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Some Like It Hot

Victoria Harris shares her tasting notes on how spicy you should make your portfolio.

23 August 2023

Caution: contents are hot. Not sure if you’re like me, but I love a little spice in my life, whether it’s chilli oil on my toast in the morning or with my investments.

And so should you. OK, maybe not the chilli oil part, but when it comes to your investments a little spice can be a good thing.

When I talk about “spice” I’m talking about the riskiness of your portfolio. I’m talking about those stocks that are up one minute and down the next. I’m talking about Netflix and how it fell 70 per cent in six months, then rose 100 per cent the following six months. I’m talking about high-risk assets like stocks.

Spice doesn’t always have to burn either. If something is high risk, it’s usually high returning too. This means your investments will grow much faster and you won’t have to do as much of the heavy lifting. But there is a caveat … you MUST hold these investments for many, many years. And not just two or three, we’re talking five, 10, even 20 years. The longer the better.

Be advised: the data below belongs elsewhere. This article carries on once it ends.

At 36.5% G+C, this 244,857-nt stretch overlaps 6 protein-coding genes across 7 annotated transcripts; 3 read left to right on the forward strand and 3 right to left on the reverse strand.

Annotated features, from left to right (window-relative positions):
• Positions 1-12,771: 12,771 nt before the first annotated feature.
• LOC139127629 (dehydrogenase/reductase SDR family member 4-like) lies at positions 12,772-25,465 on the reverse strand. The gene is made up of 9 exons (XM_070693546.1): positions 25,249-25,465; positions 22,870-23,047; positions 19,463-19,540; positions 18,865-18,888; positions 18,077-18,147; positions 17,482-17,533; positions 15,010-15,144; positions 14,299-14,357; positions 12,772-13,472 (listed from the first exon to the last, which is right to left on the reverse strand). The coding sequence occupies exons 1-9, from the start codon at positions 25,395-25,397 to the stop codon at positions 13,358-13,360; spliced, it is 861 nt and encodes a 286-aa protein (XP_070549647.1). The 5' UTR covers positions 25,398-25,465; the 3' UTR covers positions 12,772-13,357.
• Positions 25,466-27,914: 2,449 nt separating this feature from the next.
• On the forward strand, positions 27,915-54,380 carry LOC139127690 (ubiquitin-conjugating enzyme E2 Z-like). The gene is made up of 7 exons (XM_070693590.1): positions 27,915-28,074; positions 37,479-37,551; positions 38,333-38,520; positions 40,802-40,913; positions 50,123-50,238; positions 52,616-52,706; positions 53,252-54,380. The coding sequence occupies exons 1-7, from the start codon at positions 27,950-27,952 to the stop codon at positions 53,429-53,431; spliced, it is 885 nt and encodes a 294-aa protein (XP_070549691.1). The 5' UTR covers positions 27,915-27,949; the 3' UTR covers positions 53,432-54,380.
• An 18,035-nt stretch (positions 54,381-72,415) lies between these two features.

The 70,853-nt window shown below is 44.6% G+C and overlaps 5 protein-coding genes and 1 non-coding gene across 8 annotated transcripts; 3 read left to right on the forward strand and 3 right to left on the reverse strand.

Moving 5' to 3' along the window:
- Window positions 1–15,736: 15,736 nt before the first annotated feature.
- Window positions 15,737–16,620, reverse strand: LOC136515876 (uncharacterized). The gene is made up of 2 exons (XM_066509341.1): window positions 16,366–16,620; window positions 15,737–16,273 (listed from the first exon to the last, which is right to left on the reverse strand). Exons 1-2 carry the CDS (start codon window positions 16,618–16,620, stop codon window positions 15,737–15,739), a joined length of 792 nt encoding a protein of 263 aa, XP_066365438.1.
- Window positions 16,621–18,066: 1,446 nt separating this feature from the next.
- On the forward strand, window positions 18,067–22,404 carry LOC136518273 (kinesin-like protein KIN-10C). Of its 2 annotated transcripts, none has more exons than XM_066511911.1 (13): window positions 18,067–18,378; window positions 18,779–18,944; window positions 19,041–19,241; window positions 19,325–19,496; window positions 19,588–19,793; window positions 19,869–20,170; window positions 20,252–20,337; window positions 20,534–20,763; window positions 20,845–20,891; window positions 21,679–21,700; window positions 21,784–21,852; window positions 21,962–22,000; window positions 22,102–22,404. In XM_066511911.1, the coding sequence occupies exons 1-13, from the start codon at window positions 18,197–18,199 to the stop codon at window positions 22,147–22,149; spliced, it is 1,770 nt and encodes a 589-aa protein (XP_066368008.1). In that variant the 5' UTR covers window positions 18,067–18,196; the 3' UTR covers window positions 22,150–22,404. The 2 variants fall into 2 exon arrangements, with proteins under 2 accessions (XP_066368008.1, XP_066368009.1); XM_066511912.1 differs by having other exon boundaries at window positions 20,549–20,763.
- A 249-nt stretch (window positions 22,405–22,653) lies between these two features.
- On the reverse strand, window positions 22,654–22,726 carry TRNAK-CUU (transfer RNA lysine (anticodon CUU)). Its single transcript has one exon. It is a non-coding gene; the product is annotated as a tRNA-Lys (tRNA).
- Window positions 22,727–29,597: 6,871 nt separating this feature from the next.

When you hold investments for a long time, you’re not selling out when they’re low, or high; you’re riding the wave regardless of what the stock market is doing. Investing in stocks is volatile: it’s guaranteed stocks will boom and bust, but over a long period of time the stock market goes up and to the right. i.e., over a longer period of time stocks are always worth more.

Take the above Netflix example. If you only held it for a short amount of time, you might have taken out your money after the first six months and lost 70 per cent, whereas if you held it for longer, you would have got a 100 per cent increase. But what if you don’t have a long time to invest? Or you’ve nearly reached your investing goal? You can still have some spice, but just a little.

If your investing goal is retirement, and you are 30 years away from that, you can afford to have 100 per cent, or most of your portfolio, in spicy (aka high-risk) investments. However, fast forward 25 years and you’re now only a few years away from retirement … it’s at this time you should be adjusting your spice level (maybe go from “hot” to “medium”).

This could be by investing more of your portfolio in low-risk investments like term deposits or bonds. Then, as you get super close to retirement, you might go for a “mild” portfolio so you can preserve the amazing money that you’ve made over the last 30 years; invest all of it in cash or bonds.

It’s best to think of your investing journey as a spice scale; when you’re young, you can have lots of spicy investments, but as you progress closer to needing the dollars, think about protecting what you’ve grown by investing in “cooler” things. That way, you won’t be burned by the market.

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